Thursday, February 2, 2017

Fate: Time to Be Done

From your lips to God's ears, Mandrag.
    
Fate has been lingering beyond the point of decency, but it didn't fully lose me until the events of the last session. There's simply no excuse for a game this big without the depth of content to support its size, and there's no excuse for some of the choices the developers made along the way as regards encounters and combat.

As I closed the last session, I was just entering the Agyssium on the quest to retrieve the stone heart of Bergerac. If you've lost track of the plot, I need the stone heart to revive Bergerac, who's the one mage who can take me into the inner Forbidden Zone, where I hope to defeat the evil wizard Thardan and find a way back home to the real world. I had to retrieve the seven pieces of the Moonwand to enter the Agyssium in the first place.
   
Multiple enemy parties wait to assail me in the Agyssium.
    
I spent about 8 hours in the Agyssium and have very little to say about it. Lore had told me that it was built from the bones of dead creatures, and the walls did have a certain disgustingness about them. It was huge, packed with enemies, and bereft (as far as I could tell) of any special encounters beyond the stone heart on the seventh level. But it's likely that I missed some things. I faithfully mapped the first level, and when I saw how large and empty it was--aside from monsters, the only thing besides stairways was a single weak dagger--I said "screw it" when it came to mapping the other levels. I explored each one just long enough to find the stairs down.
   
The large and pointless Level 1.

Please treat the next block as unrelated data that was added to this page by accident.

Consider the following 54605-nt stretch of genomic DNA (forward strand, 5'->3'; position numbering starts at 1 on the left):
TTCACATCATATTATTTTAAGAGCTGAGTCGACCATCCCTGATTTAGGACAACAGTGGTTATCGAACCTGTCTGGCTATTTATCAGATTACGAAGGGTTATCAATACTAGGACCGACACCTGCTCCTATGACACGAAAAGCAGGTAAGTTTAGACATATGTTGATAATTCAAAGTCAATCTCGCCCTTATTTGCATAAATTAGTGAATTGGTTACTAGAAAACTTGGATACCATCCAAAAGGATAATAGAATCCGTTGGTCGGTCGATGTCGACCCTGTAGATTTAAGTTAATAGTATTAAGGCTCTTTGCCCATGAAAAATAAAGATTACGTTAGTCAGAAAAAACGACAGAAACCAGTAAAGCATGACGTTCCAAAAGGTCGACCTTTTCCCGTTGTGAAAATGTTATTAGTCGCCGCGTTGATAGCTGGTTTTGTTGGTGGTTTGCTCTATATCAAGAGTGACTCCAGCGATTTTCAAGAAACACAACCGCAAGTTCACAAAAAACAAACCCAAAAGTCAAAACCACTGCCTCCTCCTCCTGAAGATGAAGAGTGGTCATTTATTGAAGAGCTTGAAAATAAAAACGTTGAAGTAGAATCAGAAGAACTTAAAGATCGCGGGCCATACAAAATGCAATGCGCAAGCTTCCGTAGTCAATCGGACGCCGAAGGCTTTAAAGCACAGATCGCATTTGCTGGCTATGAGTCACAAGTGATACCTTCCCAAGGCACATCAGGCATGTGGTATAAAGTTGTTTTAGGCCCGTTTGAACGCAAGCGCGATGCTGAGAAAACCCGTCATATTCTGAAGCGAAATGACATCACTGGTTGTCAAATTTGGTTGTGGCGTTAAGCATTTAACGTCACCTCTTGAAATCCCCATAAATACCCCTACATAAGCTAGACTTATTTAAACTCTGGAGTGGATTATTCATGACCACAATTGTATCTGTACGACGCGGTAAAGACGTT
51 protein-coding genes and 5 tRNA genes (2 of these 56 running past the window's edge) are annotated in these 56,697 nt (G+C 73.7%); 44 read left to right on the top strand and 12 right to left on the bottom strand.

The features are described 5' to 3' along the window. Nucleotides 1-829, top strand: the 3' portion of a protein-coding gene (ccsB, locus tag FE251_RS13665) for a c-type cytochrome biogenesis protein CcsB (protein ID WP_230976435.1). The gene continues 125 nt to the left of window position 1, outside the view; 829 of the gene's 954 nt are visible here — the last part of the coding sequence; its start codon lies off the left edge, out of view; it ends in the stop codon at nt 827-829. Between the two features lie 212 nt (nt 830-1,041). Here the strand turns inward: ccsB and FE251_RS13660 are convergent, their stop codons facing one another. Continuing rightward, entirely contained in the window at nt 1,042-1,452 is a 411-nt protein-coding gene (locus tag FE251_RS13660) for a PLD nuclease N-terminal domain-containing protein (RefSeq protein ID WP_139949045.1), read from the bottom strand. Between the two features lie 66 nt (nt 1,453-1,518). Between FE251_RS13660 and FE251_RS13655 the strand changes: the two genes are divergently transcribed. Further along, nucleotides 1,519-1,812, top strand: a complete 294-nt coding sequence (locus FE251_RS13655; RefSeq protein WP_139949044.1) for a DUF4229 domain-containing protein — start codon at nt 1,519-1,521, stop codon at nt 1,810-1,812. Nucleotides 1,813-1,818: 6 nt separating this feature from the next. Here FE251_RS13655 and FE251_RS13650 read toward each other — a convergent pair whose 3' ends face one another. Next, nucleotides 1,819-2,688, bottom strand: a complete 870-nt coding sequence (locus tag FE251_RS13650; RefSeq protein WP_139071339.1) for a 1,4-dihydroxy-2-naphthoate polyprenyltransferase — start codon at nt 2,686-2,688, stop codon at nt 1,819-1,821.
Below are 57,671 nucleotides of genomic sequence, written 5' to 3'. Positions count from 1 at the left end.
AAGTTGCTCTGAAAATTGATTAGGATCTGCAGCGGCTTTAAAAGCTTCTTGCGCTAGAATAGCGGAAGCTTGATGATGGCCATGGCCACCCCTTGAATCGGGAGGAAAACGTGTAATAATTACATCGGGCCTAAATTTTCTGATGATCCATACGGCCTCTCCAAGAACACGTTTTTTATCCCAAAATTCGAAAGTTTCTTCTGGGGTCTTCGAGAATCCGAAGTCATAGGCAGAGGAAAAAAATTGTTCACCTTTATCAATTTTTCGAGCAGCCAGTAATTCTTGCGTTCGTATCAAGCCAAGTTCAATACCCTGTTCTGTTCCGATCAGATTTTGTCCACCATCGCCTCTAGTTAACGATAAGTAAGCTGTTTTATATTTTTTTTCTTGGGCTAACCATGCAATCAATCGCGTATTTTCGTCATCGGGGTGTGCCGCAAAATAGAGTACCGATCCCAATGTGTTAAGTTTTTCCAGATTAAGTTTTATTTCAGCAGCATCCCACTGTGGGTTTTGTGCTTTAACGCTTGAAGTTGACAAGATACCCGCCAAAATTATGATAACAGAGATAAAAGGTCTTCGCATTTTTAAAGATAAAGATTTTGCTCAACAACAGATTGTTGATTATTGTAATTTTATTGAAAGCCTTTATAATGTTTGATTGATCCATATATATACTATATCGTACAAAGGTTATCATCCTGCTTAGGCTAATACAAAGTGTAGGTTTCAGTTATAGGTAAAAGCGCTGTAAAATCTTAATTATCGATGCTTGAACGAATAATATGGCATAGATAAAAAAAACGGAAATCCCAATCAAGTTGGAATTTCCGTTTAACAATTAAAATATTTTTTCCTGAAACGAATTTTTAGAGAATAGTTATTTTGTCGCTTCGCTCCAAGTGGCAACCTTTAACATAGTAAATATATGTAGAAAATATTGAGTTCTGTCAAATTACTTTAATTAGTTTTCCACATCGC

Incidentally, it took me forever to find the stairs on the first level because doors look like this.
   
They're hard enough to make out head-on, let alone from the side.
   
It would have taken 30 minutes except for the monsters. There was an encounter practically every step. They consisted of alien-insect looking creatures called things like bogons, crags, zorbs, slints, dromans, armans, and krysts. None of them carried any treasure. A few of them qualified as NUKEs, and even some of the ones that weren't were capable of doing several hundred hit points in physical attacks. By this time in the game, I was uninterested in learning the strengths and weaknesses of yet another set of creatures, and I was uninterested in going round after round with indistinguishable insects, watching them shrug off spells and physical attacks until I found a combination that worked.
    
I've had enough of this.
    
So I settled into a pattern: Upon the initial encounter (assuming it wasn't a very small number I knew I could easily kill), I would try to pray them away. That's working about 8 or 9 times out of 10 these days. If that didn't work, I would try hiding. That usually failed, so the third option was running. Upon failure of all of these options--maybe 1 time in 25--I would stand and fight and save if I won, cast "Revive" if I only lost one character, and reload if I lost more than one.
    
A prayer makes the monsters go away. This game does love its "spheres," for whatever reason.
    
Through this process, I slowly made my way down to the bottom level and the chamber holding the stone heart.
   
Everything about this game is strange.
    
Mandrag had to cast some spell--the game wasn't specific--to deactivate its protective shield and pick it up. Unfortunately, there was no quick teleporter or secret stairway to the exit--I had to fight back up 7 levels. I'm sure there were even more monsters on the way back up. But with time and patience, I eventually emerged in Katloch, made my way back to my ship, and set sail for Cassida.